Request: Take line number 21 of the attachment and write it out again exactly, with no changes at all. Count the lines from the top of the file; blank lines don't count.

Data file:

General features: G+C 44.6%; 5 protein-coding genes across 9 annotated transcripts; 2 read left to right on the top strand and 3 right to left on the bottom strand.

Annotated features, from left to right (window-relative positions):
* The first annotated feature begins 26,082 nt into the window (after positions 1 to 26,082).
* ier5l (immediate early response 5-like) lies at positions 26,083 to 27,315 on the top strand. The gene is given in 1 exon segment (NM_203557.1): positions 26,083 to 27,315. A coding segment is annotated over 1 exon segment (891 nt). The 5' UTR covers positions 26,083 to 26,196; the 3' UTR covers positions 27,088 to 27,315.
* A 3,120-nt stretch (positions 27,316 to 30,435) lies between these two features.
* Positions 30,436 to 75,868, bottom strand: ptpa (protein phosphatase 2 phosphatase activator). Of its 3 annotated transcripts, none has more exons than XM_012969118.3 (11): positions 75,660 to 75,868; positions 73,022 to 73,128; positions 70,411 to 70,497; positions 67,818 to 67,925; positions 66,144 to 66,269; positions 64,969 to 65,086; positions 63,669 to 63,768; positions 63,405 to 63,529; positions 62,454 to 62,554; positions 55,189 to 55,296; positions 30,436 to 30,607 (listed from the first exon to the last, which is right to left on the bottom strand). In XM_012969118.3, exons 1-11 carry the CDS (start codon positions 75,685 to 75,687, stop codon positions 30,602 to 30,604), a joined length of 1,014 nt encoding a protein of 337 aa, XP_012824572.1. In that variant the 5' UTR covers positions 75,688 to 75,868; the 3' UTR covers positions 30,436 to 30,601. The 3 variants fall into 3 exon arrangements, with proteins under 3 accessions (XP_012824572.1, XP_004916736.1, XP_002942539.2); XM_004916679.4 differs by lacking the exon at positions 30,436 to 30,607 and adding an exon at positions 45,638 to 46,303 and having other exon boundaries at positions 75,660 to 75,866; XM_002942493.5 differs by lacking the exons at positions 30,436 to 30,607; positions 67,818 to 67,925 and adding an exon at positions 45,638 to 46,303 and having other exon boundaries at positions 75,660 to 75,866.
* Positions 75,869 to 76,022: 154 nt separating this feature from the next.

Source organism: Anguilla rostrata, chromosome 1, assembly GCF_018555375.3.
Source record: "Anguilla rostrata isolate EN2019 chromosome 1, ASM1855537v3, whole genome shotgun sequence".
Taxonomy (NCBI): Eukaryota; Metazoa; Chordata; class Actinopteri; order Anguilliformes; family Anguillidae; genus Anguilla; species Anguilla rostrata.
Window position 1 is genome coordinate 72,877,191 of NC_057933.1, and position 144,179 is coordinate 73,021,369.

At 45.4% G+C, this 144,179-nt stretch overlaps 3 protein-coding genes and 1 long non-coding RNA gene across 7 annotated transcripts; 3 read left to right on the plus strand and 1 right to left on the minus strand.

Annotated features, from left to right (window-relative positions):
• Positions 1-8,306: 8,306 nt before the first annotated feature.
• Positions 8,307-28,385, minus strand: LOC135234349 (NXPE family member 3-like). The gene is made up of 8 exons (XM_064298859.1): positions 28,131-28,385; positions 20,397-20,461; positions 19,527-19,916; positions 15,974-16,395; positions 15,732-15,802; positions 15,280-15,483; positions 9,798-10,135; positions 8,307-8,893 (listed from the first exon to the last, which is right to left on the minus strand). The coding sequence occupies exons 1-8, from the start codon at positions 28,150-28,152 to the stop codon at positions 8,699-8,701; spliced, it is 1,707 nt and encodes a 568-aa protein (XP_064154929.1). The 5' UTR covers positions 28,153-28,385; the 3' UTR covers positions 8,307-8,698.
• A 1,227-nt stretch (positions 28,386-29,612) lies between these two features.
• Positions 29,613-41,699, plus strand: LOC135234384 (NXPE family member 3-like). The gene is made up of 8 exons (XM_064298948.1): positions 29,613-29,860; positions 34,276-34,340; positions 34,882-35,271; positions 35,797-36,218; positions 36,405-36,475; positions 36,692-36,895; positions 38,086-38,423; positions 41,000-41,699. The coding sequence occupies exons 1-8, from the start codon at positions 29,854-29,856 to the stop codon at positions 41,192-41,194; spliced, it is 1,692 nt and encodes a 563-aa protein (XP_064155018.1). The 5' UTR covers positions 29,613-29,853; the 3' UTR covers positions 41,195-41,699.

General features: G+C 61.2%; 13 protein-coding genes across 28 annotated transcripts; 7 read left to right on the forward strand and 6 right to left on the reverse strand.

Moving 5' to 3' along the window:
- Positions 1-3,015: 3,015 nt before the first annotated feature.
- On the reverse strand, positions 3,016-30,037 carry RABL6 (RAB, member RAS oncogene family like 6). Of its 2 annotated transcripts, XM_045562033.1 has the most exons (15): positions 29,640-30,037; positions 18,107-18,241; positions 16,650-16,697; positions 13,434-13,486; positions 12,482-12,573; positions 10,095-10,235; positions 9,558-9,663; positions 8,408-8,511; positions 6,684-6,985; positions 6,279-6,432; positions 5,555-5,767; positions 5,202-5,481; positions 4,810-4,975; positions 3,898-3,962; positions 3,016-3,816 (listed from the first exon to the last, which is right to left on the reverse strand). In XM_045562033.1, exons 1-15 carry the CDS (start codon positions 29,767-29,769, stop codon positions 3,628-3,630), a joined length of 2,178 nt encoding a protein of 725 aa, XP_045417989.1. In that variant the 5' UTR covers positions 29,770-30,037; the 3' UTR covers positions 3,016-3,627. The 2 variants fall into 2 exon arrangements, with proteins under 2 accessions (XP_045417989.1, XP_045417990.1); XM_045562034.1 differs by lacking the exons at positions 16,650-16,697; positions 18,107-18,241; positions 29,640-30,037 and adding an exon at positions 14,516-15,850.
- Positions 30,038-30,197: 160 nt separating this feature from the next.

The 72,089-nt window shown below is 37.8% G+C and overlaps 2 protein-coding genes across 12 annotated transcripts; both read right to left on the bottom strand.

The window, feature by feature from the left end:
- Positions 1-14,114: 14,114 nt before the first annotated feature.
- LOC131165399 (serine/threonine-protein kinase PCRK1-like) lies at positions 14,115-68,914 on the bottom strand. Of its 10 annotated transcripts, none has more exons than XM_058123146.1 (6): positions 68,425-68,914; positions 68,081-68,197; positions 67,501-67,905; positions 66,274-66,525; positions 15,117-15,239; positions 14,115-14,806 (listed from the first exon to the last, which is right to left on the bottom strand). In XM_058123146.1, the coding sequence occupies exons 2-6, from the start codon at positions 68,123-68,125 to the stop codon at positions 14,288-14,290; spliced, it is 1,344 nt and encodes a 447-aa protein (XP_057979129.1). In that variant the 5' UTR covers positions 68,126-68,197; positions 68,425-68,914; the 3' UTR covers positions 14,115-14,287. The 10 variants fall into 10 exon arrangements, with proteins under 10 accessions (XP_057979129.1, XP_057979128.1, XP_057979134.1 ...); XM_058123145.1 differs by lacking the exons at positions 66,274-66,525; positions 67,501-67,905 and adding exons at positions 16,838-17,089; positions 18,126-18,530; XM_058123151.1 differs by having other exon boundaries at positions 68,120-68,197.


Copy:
- On the reverse strand, positions 3,016-30,037 carry RABL6 (RAB, member RAS oncogene family like 6). Of its 2 annotated transcripts, XM_045562033.1 has the most exons (15): positions 29,640-30,037; positions 18,107-18,241; positions 16,650-16,697; positions 13,434-13,486; positions 12,482-12,573; positions 10,095-10,235; positions 9,558-9,663; positions 8,408-8,511; positions 6,684-6,985; positions 6,279-6,432; positions 5,555-5,767; positions 5,202-5,481; positions 4,810-4,975; positions 3,898-3,962; positions 3,016-3,816 (listed from the first exon to the last, which is right to left on the reverse strand). In XM_045562033.1, exons 1-15 carry the CDS (start codon positions 29,767-29,769, stop codon positions 3,628-3,630), a joined length of 2,178 nt encoding a protein of 725 aa, XP_045417989.1. In that variant the 5' UTR covers positions 29,770-30,037; the 3' UTR covers positions 3,016-3,627. The 2 variants fall into 2 exon arrangements, with proteins under 2 accessions (XP_045417989.1, XP_045417990.1); XM_045562034.1 differs by lacking the exons at positions 16,650-16,697; positions 18,107-18,241; positions 29,640-30,037 and adding an exon at positions 14,516-15,850.